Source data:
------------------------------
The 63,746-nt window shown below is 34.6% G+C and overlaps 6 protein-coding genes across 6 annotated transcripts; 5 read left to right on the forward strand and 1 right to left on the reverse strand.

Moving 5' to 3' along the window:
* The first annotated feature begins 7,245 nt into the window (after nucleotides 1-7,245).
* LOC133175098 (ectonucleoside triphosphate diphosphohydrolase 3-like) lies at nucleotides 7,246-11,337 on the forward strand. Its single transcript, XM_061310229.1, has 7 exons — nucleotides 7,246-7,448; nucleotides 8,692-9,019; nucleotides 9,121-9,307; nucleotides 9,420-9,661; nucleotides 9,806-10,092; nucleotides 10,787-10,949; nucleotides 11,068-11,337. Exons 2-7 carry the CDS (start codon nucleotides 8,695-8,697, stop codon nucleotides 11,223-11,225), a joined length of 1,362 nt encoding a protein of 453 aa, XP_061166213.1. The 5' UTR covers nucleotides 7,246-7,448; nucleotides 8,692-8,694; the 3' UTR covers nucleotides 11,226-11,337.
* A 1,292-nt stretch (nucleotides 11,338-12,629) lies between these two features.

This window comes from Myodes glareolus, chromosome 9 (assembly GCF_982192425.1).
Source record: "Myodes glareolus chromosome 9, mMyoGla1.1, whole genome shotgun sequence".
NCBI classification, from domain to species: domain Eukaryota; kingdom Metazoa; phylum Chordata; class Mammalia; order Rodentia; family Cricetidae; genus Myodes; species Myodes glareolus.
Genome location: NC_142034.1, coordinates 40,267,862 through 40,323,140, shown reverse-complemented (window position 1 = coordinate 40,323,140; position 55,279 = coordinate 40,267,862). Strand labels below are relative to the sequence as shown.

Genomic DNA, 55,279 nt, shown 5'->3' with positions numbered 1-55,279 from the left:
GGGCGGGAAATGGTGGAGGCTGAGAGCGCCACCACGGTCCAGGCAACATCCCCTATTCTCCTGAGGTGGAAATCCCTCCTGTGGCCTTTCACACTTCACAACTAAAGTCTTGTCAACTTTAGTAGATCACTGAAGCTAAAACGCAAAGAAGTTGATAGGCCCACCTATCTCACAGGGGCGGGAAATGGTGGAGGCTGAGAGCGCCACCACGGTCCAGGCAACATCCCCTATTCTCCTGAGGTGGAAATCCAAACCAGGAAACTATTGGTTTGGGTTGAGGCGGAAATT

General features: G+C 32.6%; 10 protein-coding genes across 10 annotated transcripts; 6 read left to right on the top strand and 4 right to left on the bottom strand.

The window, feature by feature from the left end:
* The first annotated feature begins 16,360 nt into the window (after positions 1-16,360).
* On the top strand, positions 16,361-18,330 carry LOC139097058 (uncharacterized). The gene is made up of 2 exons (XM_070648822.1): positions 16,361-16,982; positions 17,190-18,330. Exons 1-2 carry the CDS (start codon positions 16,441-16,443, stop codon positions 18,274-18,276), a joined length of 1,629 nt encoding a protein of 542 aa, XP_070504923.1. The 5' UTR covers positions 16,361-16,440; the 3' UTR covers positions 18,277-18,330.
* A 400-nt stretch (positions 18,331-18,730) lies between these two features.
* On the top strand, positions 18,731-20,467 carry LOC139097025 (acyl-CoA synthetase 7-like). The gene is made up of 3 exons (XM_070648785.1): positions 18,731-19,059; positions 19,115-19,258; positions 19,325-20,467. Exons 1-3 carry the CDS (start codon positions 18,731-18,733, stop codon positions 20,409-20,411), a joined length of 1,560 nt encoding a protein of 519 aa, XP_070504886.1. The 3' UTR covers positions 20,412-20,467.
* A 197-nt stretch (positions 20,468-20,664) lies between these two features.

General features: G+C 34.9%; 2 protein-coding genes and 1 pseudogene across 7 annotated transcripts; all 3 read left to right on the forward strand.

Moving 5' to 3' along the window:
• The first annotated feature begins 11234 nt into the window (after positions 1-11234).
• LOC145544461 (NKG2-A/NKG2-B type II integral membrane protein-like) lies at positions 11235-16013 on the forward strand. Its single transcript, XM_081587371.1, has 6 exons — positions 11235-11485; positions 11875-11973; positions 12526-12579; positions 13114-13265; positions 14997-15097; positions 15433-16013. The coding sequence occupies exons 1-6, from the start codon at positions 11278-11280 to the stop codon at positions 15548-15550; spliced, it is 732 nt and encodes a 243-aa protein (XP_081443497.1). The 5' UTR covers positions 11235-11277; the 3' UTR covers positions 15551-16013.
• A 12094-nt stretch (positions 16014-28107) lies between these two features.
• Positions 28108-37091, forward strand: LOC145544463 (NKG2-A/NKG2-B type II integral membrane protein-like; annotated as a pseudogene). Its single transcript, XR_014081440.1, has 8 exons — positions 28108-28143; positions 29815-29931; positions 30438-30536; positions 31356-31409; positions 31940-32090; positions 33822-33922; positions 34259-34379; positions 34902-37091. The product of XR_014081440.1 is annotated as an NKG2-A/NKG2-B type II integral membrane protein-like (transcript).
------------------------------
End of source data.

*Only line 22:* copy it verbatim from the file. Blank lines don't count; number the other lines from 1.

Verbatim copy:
• LOC145544461 (NKG2-A/NKG2-B type II integral membrane protein-like) lies at positions 11235-16013 on the forward strand. Its single transcript, XM_081587371.1, has 6 exons — positions 11235-11485; positions 11875-11973; positions 12526-12579; positions 13114-13265; positions 14997-15097; positions 15433-16013. The coding sequence occupies exons 1-6, from the start codon at positions 11278-11280 to the stop codon at positions 15548-15550; spliced, it is 732 nt and encodes a 243-aa protein (XP_081443497.1). The 5' UTR covers positions 11235-11277; the 3' UTR covers positions 15551-16013.